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£66m to boost offshore wind industry
TENS of millions of pounds are being invested by the Government in the offshore wind industry to create thousands of jobs and keep the UK as a world leader in the sector.
Ministers said the £66m funding to improve the supply chain for offshore wind developments, boost innovation and bring new products to market could help the industry contribute £7bn to the economy and create 30,000 jobs by 2020.
The announcement came as industry body RenewableUK revealed that the UKs total onshore and offshore wind capacity had passed 10 gigawatts, providing enough power for the equivalent of 5.5 million homes.
The Government investment is part of a new offshore wind strategy, which also includes the creation of an organisation to attract inward investment to the UK, and proposals to require major developers applying for subsidies to draw up a plan on how they will boost the supply chain.
The UK has more offshore wind power than the rest of the world combined, and the strategy aims to expand the supply chain so more of the manufacturing is done in the UK, creating jobs and growth.
The plans were announced by Deputy Prime Minister Nick Clegg and Energy Secretary Ed Davey during a visit to Grimsby to formally open Centrica's £1bn Lincs offshore wind farm.
The Government investment includes £20m from the regional growth fund for a new manufacturing advisory service to help the UK supply chain become more competitive.
And £46m will come from the Technology Strategy Board over five years to link up innovation between Government, industry and academics, and help companies bring new products to market.
Mr Clegg said: The race is now on to lead the world in clean, green energy. As an island nation and with our weather, the UK is ideally placed to make the most of offshore wind energy - you could say it was a technology designed for us.
This strategy will help keep Britain as the world leader in one of the most important industries of the 21st century.
If we make the most of offshore winds potential in the UK, it can provide a big proportion of the energy that lights our homes and powers our economy.
Lib Dem colleague Business Secretary Vince Cable said: We have more offshore wind power than the rest of the world combined and, if we get it right and strike now, we will also see this new technology creating thousands of jobs here as well.
The commitment and partnership that this strategy represents is an important step in giving the industry more confidence to invest here in Britain, build factories, increase capacity at ports, develop skills and carry out high-end research to tackle the problems posed by the unforgiving offshore environment.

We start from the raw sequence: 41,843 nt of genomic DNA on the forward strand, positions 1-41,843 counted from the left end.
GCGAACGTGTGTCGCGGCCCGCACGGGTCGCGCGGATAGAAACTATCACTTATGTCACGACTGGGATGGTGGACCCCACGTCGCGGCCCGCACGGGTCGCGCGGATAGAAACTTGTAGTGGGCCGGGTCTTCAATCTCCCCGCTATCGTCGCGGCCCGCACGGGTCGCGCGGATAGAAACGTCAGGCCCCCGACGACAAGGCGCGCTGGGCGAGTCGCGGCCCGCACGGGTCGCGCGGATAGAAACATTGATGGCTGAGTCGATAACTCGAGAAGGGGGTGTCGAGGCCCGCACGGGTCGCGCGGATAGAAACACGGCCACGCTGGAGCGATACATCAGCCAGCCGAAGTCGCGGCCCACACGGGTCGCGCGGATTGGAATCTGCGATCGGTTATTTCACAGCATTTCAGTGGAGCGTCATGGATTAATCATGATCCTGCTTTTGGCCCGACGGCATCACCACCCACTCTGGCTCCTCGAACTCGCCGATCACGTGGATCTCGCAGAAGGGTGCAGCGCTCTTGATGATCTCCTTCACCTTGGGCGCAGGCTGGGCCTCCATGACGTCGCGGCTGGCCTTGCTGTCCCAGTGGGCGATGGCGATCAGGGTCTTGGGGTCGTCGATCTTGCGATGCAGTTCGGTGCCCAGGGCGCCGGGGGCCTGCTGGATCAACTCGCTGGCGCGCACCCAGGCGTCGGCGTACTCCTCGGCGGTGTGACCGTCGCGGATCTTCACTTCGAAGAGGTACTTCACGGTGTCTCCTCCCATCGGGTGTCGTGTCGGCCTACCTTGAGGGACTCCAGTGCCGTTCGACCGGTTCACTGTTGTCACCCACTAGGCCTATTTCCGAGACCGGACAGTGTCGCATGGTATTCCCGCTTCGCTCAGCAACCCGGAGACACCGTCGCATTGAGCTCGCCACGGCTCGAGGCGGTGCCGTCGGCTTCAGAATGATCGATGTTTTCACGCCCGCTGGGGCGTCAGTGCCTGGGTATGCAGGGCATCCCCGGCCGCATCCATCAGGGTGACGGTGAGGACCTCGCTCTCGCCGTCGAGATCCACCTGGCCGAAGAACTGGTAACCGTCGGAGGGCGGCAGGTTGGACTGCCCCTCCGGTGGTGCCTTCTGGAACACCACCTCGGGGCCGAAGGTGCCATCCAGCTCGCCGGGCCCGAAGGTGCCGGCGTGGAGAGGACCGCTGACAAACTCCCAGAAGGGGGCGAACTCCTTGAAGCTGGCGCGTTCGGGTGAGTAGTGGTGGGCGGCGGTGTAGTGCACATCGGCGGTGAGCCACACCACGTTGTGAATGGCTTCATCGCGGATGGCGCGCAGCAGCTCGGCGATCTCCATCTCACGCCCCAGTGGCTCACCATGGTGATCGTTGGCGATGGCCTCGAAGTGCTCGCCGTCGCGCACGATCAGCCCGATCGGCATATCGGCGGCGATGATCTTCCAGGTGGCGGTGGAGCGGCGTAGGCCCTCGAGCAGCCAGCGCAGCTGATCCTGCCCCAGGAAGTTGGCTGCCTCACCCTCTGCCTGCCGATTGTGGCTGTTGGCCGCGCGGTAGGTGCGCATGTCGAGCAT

The Government-backed Green Investment Bank also plans to invest a significant proportion of its £3.8bn capital in offshore wind, teaming up with investors to back projects.
Mr Davey said: There is now real momentum with offshore wind. Recently we opened the London Array - the largest operating wind farm in the world and I have just given planning permission to build an even bigger offshore wind farm, Triton Knoll off the Lincolnshire coast.
With this strategy, Britain can become the world leader in supplying this industry too.
RenewableUK's chief executive, Maria McCaffery, said: "This strategy clearly identifies the extraordinary opportunity that offshore wind offers to the UK.
This document is a blueprint for green-collar job creation which, as long as its recommendations are fully implemented, will ensure that Britain reaps the once-in-a-lifetime benefits offered by our world-leading offshore wind sector."
Greenpeace UK's chief scientist Doug Parr, said: "It's good to see the Government thinking big on offshore wind - a technology that is key to cutting dangerous carbon emissions from our energy sector and helping our economy out of the doldrums."
But he warned that the Governments decision not to set a target to slash emissions from the power sector by 2030, which would send a strong signal to investors about low-carbon power, undermined the backing for renewables.
"The failure to set a 2030 target to decarbonise the UKs electricity generation sends a contradictory message to businesses, raising questions over how serious ministers really are about backing wind power.
"It's time for the government to start speaking with one voice on an issue that is crucial to Britains energy future," he said.
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